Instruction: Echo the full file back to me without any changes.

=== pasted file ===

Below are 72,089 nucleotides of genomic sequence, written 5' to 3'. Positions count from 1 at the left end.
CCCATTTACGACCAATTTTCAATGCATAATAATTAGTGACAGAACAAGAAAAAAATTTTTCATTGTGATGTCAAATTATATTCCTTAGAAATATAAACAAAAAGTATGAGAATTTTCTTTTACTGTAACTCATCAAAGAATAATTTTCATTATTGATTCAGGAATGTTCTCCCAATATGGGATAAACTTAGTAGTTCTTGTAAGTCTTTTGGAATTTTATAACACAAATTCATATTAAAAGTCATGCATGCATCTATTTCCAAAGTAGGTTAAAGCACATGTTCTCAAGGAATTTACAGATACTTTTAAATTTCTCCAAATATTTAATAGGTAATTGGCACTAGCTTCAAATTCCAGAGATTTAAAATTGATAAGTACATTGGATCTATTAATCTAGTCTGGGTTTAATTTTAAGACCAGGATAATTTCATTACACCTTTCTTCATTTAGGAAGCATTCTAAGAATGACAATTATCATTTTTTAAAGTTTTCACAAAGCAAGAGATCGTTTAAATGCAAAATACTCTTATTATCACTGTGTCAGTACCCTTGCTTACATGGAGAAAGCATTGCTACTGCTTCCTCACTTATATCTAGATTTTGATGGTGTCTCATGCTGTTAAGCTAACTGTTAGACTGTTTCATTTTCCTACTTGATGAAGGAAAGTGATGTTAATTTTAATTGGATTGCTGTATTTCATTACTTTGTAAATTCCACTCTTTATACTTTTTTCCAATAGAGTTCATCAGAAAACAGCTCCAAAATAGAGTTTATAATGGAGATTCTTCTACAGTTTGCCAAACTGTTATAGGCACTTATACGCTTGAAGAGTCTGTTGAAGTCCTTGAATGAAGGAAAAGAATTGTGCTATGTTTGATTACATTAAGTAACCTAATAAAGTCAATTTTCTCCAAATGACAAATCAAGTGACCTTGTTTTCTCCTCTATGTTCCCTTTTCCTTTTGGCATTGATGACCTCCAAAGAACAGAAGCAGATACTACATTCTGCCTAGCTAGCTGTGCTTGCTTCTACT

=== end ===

Below are 72,089 nucleotides of genomic sequence, written 5' to 3'. Positions count from 1 at the left end.
CCCATTTACGACCAATTTTCAATGCATAATAATTAGTGACAGAACAAGAAAAAAATTTTTCATTGTGATGTCAAATTATATTCCTTAGAAATATAAACAAAAAGTATGAGAATTTTCTTTTACTGTAACTCATCAAAGAATAATTTTCATTATTGATTCAGGAATGTTCTCCCAATATGGGATAAACTTAGTAGTTCTTGTAAGTCTTTTGGAATTTTATAACACAAATTCATATTAAAAGTCATGCATGCATCTATTTCCAAAGTAGGTTAAAGCACATGTTCTCAAGGAATTTACAGATACTTTTAAATTTCTCCAAATATTTAATAGGTAATTGGCACTAGCTTCAAATTCCAGAGATTTAAAATTGATAAGTACATTGGATCTATTAATCTAGTCTGGGTTTAATTTTAAGACCAGGATAATTTCATTACACCTTTCTTCATTTAGGAAGCATTCTAAGAATGACAATTATCATTTTTTAAAGTTTTCACAAAGCAAGAGATCGTTTAAATGCAAAATACTCTTATTATCACTGTGTCAGTACCCTTGCTTACATGGAGAAAGCATTGCTACTGCTTCCTCACTTATATCTAGATTTTGATGGTGTCTCATGCTGTTAAGCTAACTGTTAGACTGTTTCATTTTCCTACTTGATGAAGGAAAGTGATGTTAATTTTAATTGGATTGCTGTATTTCATTACTTTGTAAATTCCACTCTTTATACTTTTTTCCAATAGAGTTCATCAGAAAACAGCTCCAAAATAGAGTTTATAATGGAGATTCTTCTACAGTTTGCCAAACTGTTATAGGCACTTATACGCTTGAAGAGTCTGTTGAAGTCCTTGAATGAAGGAAAAGAATTGTGCTATGTTTGATTACATTAAGTAACCTAATAAAGTCAATTTTCTCCAAATGACAAATCAAGTGACCTTGTTTTCTCCTCTATGTTCCCTTTTCCTTTTGGCATTGATGACCTCCAAAGAACAGAAGCAGATACTACATTCTGCCTAGCTAGCTGTGCTTGCTTCTACT